OVERLAND PARK, Kan. — While the Sprint/T-Mobile merger is on hold by the FCC, T-Mobile CEO John Legere visited the Overland Park Sprint campus Friday.
Outside Sprint World Headquarters in Overland Park were protestors. But inside, Sprint employees heard a message of unity.
"There was a strong commitment on the part of John Legere that Kansas City is a critical hub for the company. It will act as a second headquarters," said David Tovar, Sprint Vice President of Corporate Communications.
The Sprint/T-Mobile merger has been talked about for months. Progress was stalled by the FCC.
"We just want him to promise that during this merger, the 4,100 jobs in the Kansas City area will be protected and the 28,000 thousand jobs we project will be lost, will be protected," said Tammera Chaffee with Communication Workers of America.
With Sprint having such a large footprint in the Kansas City area, job loss is a big concern.
"I think John Legere knows we are here and we intend to be everywhere he goes to make sure he makes a commitment to protect these jobs," said Chaffee.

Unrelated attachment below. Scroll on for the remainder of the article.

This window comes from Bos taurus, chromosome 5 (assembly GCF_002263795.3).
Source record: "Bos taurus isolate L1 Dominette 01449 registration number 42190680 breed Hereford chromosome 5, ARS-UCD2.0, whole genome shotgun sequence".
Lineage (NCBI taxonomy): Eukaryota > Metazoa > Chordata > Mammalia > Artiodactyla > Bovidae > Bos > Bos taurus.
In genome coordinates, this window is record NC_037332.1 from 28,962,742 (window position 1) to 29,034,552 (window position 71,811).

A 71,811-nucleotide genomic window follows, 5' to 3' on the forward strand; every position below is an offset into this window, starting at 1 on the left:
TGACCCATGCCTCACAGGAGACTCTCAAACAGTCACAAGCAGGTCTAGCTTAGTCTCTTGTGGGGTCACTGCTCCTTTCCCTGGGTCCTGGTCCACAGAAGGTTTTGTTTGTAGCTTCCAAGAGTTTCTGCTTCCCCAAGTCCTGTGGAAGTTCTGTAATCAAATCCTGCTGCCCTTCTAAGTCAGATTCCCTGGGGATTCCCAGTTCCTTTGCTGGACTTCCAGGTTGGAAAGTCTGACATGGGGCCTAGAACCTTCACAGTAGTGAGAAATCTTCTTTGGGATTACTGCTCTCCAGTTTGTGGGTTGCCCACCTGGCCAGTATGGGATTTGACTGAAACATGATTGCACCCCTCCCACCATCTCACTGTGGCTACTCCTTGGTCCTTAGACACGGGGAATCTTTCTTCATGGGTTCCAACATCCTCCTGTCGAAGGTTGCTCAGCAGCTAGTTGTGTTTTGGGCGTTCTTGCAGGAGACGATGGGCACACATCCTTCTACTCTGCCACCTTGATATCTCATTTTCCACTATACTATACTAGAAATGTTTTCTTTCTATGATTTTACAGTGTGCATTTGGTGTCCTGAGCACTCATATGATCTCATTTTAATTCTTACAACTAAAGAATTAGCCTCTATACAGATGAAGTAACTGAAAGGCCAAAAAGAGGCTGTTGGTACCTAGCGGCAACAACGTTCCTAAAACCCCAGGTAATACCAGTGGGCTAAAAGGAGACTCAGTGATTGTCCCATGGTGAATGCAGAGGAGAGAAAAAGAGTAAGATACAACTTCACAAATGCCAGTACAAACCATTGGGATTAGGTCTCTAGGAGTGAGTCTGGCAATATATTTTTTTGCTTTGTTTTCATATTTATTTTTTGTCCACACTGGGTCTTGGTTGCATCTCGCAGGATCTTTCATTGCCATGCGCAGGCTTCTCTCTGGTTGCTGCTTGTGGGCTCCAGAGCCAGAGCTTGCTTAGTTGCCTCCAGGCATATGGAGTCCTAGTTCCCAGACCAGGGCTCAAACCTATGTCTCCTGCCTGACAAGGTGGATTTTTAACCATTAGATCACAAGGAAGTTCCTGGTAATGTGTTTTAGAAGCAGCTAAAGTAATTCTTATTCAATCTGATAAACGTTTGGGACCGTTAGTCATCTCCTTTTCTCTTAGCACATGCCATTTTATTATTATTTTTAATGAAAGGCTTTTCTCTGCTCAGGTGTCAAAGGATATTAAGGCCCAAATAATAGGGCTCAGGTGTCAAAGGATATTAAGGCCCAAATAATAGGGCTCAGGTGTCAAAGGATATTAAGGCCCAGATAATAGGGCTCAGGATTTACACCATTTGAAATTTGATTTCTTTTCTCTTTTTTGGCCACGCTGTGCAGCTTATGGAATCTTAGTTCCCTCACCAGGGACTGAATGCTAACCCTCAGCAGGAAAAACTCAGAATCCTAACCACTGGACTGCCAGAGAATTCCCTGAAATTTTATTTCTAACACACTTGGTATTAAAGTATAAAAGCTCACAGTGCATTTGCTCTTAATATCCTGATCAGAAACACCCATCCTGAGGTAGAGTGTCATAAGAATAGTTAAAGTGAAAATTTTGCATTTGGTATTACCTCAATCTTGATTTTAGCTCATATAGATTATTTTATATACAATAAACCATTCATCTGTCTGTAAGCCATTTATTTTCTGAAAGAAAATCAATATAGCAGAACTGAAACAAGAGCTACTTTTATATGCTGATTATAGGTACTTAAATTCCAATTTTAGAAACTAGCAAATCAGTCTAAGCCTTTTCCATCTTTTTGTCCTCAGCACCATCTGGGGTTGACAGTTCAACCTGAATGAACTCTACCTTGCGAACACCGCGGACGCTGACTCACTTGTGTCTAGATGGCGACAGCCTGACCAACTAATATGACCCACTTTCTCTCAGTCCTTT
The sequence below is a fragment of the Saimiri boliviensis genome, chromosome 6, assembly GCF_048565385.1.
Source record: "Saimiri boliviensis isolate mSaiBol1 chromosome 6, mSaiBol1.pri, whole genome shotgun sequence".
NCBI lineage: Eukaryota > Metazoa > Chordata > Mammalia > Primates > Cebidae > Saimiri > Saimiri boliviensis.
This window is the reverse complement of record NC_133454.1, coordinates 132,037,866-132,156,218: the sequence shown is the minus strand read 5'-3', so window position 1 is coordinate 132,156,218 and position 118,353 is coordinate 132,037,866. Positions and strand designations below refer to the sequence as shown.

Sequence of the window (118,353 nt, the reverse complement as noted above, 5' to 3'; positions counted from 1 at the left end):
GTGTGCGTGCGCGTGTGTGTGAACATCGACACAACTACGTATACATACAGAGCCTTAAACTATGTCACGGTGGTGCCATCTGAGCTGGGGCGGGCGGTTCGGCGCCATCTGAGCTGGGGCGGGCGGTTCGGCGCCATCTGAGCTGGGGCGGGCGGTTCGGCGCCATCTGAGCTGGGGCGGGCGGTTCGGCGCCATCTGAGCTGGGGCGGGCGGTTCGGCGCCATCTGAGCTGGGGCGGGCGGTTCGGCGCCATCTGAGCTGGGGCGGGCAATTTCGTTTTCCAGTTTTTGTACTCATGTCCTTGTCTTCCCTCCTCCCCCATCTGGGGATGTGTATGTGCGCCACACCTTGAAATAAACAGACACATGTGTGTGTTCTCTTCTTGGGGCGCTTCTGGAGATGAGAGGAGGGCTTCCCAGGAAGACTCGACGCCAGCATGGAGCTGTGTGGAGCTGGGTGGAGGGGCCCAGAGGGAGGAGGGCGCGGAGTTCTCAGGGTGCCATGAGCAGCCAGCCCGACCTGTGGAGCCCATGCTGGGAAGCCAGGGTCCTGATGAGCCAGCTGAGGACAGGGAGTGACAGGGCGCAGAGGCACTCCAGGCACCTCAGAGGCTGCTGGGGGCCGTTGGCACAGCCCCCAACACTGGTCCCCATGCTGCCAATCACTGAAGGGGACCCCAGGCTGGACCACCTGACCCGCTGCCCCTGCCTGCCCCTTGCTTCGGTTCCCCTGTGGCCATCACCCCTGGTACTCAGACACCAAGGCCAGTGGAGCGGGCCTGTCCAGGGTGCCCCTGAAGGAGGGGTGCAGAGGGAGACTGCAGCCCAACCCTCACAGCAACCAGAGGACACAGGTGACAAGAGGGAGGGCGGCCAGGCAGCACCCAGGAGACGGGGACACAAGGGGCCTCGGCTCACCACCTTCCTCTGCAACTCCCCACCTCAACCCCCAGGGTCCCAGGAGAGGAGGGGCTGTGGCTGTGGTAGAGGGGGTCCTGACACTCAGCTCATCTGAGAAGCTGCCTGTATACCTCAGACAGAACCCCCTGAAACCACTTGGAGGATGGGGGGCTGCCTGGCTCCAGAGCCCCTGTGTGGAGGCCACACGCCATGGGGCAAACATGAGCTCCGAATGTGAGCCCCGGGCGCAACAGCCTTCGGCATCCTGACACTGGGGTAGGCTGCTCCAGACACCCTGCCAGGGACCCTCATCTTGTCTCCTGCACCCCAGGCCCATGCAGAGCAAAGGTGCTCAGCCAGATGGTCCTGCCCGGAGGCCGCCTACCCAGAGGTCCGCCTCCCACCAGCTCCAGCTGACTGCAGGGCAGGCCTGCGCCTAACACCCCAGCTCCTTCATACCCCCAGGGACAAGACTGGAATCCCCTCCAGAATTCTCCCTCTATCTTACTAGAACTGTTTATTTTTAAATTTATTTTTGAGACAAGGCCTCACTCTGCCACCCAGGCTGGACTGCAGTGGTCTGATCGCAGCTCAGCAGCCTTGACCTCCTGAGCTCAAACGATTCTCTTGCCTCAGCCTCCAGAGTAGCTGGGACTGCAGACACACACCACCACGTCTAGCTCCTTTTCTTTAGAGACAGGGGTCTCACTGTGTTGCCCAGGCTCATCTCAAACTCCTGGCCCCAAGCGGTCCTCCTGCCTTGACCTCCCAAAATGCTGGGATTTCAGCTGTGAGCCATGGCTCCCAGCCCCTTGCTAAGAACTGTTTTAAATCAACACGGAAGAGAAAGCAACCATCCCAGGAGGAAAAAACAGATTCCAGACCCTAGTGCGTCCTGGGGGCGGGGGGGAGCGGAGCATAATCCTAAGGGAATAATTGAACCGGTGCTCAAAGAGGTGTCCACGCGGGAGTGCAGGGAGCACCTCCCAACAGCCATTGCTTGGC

The Sprint Campus is in Overland Park. The Overland Park Chamber of Commerce has praised the merger.
"The visit from T-Mobile CEO underscores the importance that Sprint's presence in this community, that both companies value highly," said Tracey Osborne Oltjen, president of the Chamber of Commerce.
In a private town hall, T-Mobile CEO John Legere and Sprint leaders answered employee questions.
T-Mobile is not obligated to keep the Sprint campus or a certain amount of jobs.
Those close to the merger say the intent is not to cut hundreds of jobs.
"The intent for the company to be strong, not just present in Washington but to be present in the Kansas City region and for there to be strong job opportunities," said Oltjen.